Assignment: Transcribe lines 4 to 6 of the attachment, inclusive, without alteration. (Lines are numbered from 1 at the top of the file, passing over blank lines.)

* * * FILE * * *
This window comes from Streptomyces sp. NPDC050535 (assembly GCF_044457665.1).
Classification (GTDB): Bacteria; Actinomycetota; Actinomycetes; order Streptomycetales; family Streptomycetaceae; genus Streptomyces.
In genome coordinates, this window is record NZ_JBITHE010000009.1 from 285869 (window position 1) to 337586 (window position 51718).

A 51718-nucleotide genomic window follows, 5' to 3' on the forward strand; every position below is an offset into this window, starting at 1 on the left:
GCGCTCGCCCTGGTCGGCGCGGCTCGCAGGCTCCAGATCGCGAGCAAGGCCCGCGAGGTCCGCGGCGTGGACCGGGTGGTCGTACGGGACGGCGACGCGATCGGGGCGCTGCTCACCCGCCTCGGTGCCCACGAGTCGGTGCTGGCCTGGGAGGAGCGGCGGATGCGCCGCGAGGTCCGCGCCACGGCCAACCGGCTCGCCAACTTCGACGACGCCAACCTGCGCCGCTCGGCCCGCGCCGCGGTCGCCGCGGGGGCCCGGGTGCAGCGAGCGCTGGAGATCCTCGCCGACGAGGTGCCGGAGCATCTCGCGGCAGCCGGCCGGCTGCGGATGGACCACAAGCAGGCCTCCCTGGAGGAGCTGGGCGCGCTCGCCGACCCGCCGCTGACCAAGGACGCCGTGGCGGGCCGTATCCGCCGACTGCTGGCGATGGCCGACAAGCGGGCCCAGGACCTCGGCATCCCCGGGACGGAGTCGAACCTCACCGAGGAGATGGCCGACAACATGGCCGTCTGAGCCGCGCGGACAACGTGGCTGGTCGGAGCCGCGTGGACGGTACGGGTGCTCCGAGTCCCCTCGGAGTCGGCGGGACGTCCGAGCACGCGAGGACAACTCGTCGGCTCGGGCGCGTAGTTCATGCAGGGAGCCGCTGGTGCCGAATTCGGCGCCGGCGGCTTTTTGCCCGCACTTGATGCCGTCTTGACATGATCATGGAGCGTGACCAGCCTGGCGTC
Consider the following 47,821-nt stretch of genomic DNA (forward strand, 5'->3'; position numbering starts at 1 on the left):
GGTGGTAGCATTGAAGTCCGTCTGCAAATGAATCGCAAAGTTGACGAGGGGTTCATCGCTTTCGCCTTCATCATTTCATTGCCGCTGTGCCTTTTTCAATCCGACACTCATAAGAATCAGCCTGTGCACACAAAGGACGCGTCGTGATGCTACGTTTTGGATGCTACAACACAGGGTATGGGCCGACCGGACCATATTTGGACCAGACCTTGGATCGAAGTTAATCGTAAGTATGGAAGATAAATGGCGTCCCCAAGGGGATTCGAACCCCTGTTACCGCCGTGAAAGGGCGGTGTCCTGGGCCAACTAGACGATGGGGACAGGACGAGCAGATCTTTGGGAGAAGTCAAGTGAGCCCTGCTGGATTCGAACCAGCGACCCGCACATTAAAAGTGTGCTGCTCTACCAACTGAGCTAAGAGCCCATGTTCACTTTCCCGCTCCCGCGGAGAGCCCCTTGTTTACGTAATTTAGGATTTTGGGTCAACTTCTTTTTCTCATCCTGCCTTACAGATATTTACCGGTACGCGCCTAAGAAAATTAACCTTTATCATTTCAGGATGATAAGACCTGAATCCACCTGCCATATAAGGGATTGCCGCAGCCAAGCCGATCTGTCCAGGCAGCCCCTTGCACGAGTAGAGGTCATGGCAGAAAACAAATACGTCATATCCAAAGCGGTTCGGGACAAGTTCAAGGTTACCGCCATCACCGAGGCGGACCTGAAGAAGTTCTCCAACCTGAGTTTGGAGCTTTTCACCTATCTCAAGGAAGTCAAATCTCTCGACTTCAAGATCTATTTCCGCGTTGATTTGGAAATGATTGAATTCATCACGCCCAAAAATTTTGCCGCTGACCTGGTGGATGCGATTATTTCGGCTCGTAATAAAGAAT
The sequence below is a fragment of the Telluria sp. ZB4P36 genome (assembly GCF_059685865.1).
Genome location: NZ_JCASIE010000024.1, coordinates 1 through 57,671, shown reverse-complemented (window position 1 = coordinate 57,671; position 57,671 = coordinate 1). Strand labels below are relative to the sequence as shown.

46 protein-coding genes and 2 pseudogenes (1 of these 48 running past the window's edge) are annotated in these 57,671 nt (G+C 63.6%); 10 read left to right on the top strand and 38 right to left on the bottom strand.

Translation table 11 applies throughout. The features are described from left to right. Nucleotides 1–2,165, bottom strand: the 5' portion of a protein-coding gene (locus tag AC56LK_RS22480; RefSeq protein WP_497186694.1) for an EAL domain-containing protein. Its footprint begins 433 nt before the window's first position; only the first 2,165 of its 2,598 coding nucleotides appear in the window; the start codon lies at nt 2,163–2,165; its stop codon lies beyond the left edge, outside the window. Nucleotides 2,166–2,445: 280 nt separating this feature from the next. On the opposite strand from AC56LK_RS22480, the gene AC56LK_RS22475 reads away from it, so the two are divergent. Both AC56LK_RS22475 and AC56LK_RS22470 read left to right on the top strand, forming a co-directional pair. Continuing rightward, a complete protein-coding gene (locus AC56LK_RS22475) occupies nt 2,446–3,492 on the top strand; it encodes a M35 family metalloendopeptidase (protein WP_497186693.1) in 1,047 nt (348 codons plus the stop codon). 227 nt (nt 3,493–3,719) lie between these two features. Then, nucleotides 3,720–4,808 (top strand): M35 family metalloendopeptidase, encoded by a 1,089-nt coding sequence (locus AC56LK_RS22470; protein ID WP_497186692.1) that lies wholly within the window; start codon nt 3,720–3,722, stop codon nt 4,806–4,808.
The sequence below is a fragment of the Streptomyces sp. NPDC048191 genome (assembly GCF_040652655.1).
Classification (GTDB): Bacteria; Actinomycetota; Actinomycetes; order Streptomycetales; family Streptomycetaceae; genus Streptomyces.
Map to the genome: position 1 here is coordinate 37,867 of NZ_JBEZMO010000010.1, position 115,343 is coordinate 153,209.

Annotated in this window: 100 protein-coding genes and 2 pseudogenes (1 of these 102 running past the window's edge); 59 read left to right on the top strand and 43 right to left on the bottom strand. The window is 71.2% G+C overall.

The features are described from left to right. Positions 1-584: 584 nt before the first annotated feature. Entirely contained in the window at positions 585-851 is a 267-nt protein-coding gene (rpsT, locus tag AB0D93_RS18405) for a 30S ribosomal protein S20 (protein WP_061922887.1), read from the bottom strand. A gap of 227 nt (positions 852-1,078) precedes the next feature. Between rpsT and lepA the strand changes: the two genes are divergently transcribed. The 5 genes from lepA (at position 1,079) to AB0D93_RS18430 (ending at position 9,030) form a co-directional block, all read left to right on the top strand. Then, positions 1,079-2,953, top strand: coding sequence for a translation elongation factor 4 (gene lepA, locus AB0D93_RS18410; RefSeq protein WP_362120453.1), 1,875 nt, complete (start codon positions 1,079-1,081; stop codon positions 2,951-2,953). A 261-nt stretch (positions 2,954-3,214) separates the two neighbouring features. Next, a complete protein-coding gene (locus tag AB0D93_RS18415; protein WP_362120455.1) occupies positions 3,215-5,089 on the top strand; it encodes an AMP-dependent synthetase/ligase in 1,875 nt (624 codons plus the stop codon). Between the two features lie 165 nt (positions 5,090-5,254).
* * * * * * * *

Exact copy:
A 51718-nucleotide genomic window follows, 5' to 3' on the forward strand; every position below is an offset into this window, starting at 1 on the left:
GCGCTCGCCCTGGTCGGCGCGGCTCGCAGGCTCCAGATCGCGAGCAAGGCCCGCGAGGTCCGCGGCGTGGACCGGGTGGTCGTACGGGACGGCGACGCGATCGGGGCGCTGCTCACCCGCCTCGGTGCCCACGAGTCGGTGCTGGCCTGGGAGGAGCGGCGGATGCGCCGCGAGGTCCGCGCCACGGCCAACCGGCTCGCCAACTTCGACGACGCCAACCTGCGCCGCTCGGCCCGCGCCGCGGTCGCCGCGGGGGCCCGGGTGCAGCGAGCGCTGGAGATCCTCGCCGACGAGGTGCCGGAGCATCTCGCGGCAGCCGGCCGGCTGCGGATGGACCACAAGCAGGCCTCCCTGGAGGAGCTGGGCGCGCTCGCCGACCCGCCGCTGACCAAGGACGCCGTGGCGGGCCGTATCCGCCGACTGCTGGCGATGGCCGACAAGCGGGCCCAGGACCTCGGCATCCCCGGGACGGAGTCGAACCTCACCGAGGAGATGGCCGACAACATGGCCGTCTGAGCCGCGCGGACAACGTGGCTGGTCGGAGCCGCGTGGACGGTACGGGTGCTCCGAGTCCCCTCGGAGTCGGCGGGACGTCCGAGCACGCGAGGACAACTCGTCGGCTCGGGCGCGTAGTTCATGCAGGGAGCCGCTGGTGCCGAATTCGGCGCCGGCGGCTTTTTGCCCGCACTTGATGCCGTCTTGACATGATCATGGAGCGTGACCAGCCTGGCGTC
Consider the following 47,821-nt stretch of genomic DNA (forward strand, 5'->3'; position numbering starts at 1 on the left):